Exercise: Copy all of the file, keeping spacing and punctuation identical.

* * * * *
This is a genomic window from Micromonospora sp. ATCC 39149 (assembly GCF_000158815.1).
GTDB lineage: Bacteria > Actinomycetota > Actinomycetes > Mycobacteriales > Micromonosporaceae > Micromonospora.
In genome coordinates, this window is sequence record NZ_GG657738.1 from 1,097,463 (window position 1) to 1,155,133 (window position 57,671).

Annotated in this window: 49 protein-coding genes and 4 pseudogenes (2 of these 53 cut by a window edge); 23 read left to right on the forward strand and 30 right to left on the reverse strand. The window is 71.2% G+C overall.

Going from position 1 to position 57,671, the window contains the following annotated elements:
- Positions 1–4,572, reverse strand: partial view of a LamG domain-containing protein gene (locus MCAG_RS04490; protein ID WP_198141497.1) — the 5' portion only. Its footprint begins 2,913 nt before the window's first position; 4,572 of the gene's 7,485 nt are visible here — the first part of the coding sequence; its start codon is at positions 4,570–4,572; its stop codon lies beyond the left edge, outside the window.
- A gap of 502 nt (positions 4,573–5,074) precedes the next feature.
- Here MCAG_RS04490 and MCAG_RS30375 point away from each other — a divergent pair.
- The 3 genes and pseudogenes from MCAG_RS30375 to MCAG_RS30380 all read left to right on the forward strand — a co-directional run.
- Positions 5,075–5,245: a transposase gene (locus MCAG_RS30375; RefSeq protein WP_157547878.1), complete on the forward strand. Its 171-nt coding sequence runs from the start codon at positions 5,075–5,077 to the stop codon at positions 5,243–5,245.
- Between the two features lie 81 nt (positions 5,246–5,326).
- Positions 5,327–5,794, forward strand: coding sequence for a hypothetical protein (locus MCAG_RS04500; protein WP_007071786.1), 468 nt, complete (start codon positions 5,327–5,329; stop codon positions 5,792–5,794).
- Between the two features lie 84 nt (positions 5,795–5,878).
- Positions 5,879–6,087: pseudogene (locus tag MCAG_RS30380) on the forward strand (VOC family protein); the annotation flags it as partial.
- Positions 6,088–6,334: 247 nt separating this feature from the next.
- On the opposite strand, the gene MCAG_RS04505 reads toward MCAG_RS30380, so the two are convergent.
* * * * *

This is a genomic window from Micromonospora sp. ATCC 39149 (assembly GCF_000158815.1).
GTDB lineage: Bacteria > Actinomycetota > Actinomycetes > Mycobacteriales > Micromonosporaceae > Micromonospora.
In genome coordinates, this window is sequence record NZ_GG657738.1 from 1,097,463 (window position 1) to 1,155,133 (window position 57,671).

Annotated in this window: 49 protein-coding genes and 4 pseudogenes (2 of these 53 cut by a window edge); 23 read left to right on the forward strand and 30 right to left on the reverse strand. The window is 71.2% G+C overall.

Going from position 1 to position 57,671, the window contains the following annotated elements:
- Positions 1–4,572, reverse strand: partial view of a LamG domain-containing protein gene (locus MCAG_RS04490; protein ID WP_198141497.1) — the 5' portion only. Its footprint begins 2,913 nt before the window's first position; 4,572 of the gene's 7,485 nt are visible here — the first part of the coding sequence; its start codon is at positions 4,570–4,572; its stop codon lies beyond the left edge, outside the window.
- A gap of 502 nt (positions 4,573–5,074) precedes the next feature.
- Here MCAG_RS04490 and MCAG_RS30375 point away from each other — a divergent pair.
- The 3 genes and pseudogenes from MCAG_RS30375 to MCAG_RS30380 all read left to right on the forward strand — a co-directional run.
- Positions 5,075–5,245: a transposase gene (locus MCAG_RS30375; RefSeq protein WP_157547878.1), complete on the forward strand. Its 171-nt coding sequence runs from the start codon at positions 5,075–5,077 to the stop codon at positions 5,243–5,245.
- Between the two features lie 81 nt (positions 5,246–5,326).
- Positions 5,327–5,794, forward strand: coding sequence for a hypothetical protein (locus MCAG_RS04500; protein WP_007071786.1), 468 nt, complete (start codon positions 5,327–5,329; stop codon positions 5,792–5,794).
- Between the two features lie 84 nt (positions 5,795–5,878).
- Positions 5,879–6,087: pseudogene (locus tag MCAG_RS30380) on the forward strand (VOC family protein); the annotation flags it as partial.
- Positions 6,088–6,334: 247 nt separating this feature from the next.
- On the opposite strand, the gene MCAG_RS04505 reads toward MCAG_RS30380, so the two are convergent.